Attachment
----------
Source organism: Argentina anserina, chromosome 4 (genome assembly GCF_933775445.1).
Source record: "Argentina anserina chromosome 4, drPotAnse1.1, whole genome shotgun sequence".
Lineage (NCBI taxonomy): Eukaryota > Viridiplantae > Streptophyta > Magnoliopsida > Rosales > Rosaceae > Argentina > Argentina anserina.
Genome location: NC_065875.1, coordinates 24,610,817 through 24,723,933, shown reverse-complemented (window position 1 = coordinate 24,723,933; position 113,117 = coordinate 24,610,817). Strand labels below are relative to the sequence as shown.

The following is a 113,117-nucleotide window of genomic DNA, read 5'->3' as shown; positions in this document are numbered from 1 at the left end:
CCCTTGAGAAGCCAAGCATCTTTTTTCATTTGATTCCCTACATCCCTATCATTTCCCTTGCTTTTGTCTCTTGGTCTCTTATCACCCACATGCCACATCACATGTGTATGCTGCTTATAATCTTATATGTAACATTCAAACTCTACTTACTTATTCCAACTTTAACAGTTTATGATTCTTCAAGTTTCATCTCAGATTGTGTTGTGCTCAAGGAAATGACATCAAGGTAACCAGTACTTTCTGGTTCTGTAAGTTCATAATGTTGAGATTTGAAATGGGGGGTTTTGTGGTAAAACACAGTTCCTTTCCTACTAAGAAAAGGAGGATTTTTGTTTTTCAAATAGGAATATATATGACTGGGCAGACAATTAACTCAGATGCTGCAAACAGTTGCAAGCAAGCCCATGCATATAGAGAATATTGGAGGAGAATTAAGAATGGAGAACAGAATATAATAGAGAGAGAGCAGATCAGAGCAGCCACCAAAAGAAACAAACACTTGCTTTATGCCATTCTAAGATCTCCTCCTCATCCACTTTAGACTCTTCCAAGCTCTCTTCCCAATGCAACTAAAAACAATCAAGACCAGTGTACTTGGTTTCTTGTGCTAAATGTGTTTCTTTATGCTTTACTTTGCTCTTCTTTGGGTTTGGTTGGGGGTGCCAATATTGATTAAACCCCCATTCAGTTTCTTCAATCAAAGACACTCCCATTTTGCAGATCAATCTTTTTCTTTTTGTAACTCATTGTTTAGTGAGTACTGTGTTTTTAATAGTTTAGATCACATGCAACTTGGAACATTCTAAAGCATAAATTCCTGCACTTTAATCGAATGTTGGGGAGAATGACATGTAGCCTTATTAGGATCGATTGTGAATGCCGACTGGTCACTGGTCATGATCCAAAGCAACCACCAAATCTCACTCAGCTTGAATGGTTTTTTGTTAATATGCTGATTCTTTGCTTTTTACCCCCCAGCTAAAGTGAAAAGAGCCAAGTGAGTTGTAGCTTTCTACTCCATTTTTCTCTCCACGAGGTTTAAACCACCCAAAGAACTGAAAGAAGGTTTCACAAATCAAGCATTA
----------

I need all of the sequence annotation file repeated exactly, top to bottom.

Source organism: Argentina anserina, chromosome 4 (genome assembly GCF_933775445.1).
Source record: "Argentina anserina chromosome 4, drPotAnse1.1, whole genome shotgun sequence".
Lineage (NCBI taxonomy): Eukaryota > Viridiplantae > Streptophyta > Magnoliopsida > Rosales > Rosaceae > Argentina > Argentina anserina.
Genome location: NC_065875.1, coordinates 24,610,817 through 24,723,933, shown reverse-complemented (window position 1 = coordinate 24,723,933; position 113,117 = coordinate 24,610,817). Strand labels below are relative to the sequence as shown.

The following is a 113,117-nucleotide window of genomic DNA, read 5'->3' as shown; positions in this document are numbered from 1 at the left end:
CCCTTGAGAAGCCAAGCATCTTTTTTCATTTGATTCCCTACATCCCTATCATTTCCCTTGCTTTTGTCTCTTGGTCTCTTATCACCCACATGCCACATCACATGTGTATGCTGCTTATAATCTTATATGTAACATTCAAACTCTACTTACTTATTCCAACTTTAACAGTTTATGATTCTTCAAGTTTCATCTCAGATTGTGTTGTGCTCAAGGAAATGACATCAAGGTAACCAGTACTTTCTGGTTCTGTAAGTTCATAATGTTGAGATTTGAAATGGGGGGTTTTGTGGTAAAACACAGTTCCTTTCCTACTAAGAAAAGGAGGATTTTTGTTTTTCAAATAGGAATATATATGACTGGGCAGACAATTAACTCAGATGCTGCAAACAGTTGCAAGCAAGCCCATGCATATAGAGAATATTGGAGGAGAATTAAGAATGGAGAACAGAATATAATAGAGAGAGAGCAGATCAGAGCAGCCACCAAAAGAAACAAACACTTGCTTTATGCCATTCTAAGATCTCCTCCTCATCCACTTTAGACTCTTCCAAGCTCTCTTCCCAATGCAACTAAAAACAATCAAGACCAGTGTACTTGGTTTCTTGTGCTAAATGTGTTTCTTTATGCTTTACTTTGCTCTTCTTTGGGTTTGGTTGGGGGTGCCAATATTGATTAAACCCCCATTCAGTTTCTTCAATCAAAGACACTCCCATTTTGCAGATCAATCTTTTTCTTTTTGTAACTCATTGTTTAGTGAGTACTGTGTTTTTAATAGTTTAGATCACATGCAACTTGGAACATTCTAAAGCATAAATTCCTGCACTTTAATCGAATGTTGGGGAGAATGACATGTAGCCTTATTAGGATCGATTGTGAATGCCGACTGGTCACTGGTCATGATCCAAAGCAACCACCAAATCTCACTCAGCTTGAATGGTTTTTTGTTAATATGCTGATTCTTTGCTTTTTACCCCCCAGCTAAAGTGAAAAGAGCCAAGTGAGTTGTAGCTTTCTACTCCATTTTTCTCTCCACGAGGTTTAAACCACCCAAAGAACTGAAAGAAGGTTTCACAAATCAAGCATTA